Forty-six percent of Americans believe that God created humans in their present form at one point within the past 10,000 years, according to a survey released by Gallup in June. That number has remained unchanged for the past 30 years, since 1982, when Gallup first asked the question on creationism versus evolution.

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The second most common view is that humans evolved with God's guidance - a view held by 32% of respondents. The view that humans evolved with no guidance from God was held by 15% of respondents.

The Gallup poll has not specifically asked about views on the age of the Earth.

Rubio attends a Baptist church in southern Florida but also considers himself “a practicing Catholic.”

He was born Catholic, but his family converted to Mormonism when Rubio was 8 years old, according to Rubio’s recent memoir. The family left its LDS faith behind when it moved from Nevada back to Florida and Rubio was confirmed in the Catholic Church.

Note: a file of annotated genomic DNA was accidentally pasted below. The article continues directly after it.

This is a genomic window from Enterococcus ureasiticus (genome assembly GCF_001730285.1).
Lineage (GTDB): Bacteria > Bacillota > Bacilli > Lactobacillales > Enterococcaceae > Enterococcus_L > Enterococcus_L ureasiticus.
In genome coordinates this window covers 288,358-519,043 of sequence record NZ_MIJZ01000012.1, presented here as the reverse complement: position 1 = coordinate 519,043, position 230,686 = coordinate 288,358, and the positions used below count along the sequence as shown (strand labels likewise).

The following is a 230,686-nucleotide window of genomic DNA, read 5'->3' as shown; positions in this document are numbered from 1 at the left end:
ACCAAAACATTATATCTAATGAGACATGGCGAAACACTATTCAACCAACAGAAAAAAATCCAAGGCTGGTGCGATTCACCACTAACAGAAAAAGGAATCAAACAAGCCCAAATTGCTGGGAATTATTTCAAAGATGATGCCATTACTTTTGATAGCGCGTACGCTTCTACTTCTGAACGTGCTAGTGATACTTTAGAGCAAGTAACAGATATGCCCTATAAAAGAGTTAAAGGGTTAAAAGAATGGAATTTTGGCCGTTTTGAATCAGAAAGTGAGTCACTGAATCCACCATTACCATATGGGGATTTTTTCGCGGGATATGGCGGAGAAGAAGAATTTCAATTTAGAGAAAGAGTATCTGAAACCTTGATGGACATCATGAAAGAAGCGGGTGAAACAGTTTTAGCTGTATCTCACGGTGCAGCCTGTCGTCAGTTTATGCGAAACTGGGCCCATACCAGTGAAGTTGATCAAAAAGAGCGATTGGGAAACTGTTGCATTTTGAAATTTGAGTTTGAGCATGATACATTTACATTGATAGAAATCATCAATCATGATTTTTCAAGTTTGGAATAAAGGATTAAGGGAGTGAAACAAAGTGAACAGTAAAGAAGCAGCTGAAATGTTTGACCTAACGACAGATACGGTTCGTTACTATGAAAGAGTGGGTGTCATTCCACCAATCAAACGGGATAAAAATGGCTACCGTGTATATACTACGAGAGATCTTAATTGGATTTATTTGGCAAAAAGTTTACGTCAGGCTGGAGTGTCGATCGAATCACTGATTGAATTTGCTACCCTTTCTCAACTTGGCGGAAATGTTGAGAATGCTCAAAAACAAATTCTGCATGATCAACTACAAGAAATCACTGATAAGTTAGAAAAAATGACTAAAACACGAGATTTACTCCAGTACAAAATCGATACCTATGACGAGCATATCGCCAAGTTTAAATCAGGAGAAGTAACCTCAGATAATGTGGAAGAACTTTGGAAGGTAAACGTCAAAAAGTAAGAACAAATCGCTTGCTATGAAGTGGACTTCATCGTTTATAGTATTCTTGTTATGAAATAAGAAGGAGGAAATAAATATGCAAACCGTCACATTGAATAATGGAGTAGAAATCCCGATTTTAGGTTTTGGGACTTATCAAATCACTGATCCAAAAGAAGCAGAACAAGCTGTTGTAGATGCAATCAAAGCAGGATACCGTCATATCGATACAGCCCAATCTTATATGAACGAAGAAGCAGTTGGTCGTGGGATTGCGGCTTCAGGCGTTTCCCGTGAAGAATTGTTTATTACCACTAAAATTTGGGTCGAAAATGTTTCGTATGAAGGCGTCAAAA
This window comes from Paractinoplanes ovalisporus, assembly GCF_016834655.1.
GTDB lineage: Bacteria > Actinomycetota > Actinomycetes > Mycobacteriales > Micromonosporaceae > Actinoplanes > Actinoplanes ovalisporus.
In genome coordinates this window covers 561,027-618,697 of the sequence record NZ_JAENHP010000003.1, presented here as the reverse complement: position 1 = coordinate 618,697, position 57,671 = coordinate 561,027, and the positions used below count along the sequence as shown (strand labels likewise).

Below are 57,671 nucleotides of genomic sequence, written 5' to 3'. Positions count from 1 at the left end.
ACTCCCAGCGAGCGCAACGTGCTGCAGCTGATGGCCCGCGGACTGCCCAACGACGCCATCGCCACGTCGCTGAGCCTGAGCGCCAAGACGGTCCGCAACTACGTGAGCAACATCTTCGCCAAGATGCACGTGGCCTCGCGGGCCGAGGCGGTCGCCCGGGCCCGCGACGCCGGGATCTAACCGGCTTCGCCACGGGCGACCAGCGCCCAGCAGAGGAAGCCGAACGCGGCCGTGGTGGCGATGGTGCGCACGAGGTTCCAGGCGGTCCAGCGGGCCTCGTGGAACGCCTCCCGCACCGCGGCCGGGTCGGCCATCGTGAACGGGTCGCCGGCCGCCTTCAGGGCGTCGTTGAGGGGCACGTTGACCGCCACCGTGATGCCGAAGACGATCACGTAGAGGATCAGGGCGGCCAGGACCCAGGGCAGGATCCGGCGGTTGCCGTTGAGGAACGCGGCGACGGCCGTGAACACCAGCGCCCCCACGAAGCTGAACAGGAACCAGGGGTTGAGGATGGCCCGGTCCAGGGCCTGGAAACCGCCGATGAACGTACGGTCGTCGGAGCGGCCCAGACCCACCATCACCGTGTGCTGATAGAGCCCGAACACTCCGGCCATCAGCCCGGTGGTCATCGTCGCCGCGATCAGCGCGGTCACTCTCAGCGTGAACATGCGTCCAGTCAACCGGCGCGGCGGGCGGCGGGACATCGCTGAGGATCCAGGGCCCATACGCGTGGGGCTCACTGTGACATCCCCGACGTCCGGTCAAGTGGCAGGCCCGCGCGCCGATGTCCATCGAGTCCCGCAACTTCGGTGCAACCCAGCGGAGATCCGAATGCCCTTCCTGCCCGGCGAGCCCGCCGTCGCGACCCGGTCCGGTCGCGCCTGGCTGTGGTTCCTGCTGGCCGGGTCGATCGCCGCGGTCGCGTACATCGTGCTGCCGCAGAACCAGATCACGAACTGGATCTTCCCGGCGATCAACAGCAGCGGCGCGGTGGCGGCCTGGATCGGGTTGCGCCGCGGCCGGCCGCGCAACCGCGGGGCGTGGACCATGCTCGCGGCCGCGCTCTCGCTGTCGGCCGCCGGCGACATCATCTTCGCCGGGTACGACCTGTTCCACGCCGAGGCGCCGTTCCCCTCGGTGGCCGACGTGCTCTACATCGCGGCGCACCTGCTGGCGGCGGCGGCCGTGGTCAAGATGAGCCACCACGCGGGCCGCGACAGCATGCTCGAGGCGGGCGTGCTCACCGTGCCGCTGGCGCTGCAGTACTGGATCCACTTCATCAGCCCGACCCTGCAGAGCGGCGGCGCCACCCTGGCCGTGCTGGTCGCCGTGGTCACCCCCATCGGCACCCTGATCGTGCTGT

Catholic teaching is that science and faith are not at odds with one another and it is possible to believe what scientists say about the Earth’s age and in God. But many evangelical churches, including Baptist ones, promote a version of creationism.

When CNN reached out to Rubio’s Baptist church in Florida on Monday, a person answering the phone would not comment on its teachings about the Earth’s age and said that a church representative was unlikely to be available in the near term.

During the GQ interview, Rubio argued that “there are multiple theories out there on how the universe was created and I think this is a country where people should have the opportunity to teach them all.”

For the past 30 years, the “equal-time argument” –- the idea that Creationism taught alongside evolution -– has been popular method for Creationists to advance their cause. In the late 1980s, some state legislatures passed bills that promoted the idea of a balanced treatment of both ideas in the classroom.

In 1987, the issue made it all the way to the Supreme Court, where a Louisiana "equal-time law" was struck down. The court ruled that teaching creationism in public school classrooms was a violation of the Establishment Cause in the Constitution, which is commonly referred to as the separation of church and state.

- Dan Merica

Filed under: Creationism • Politics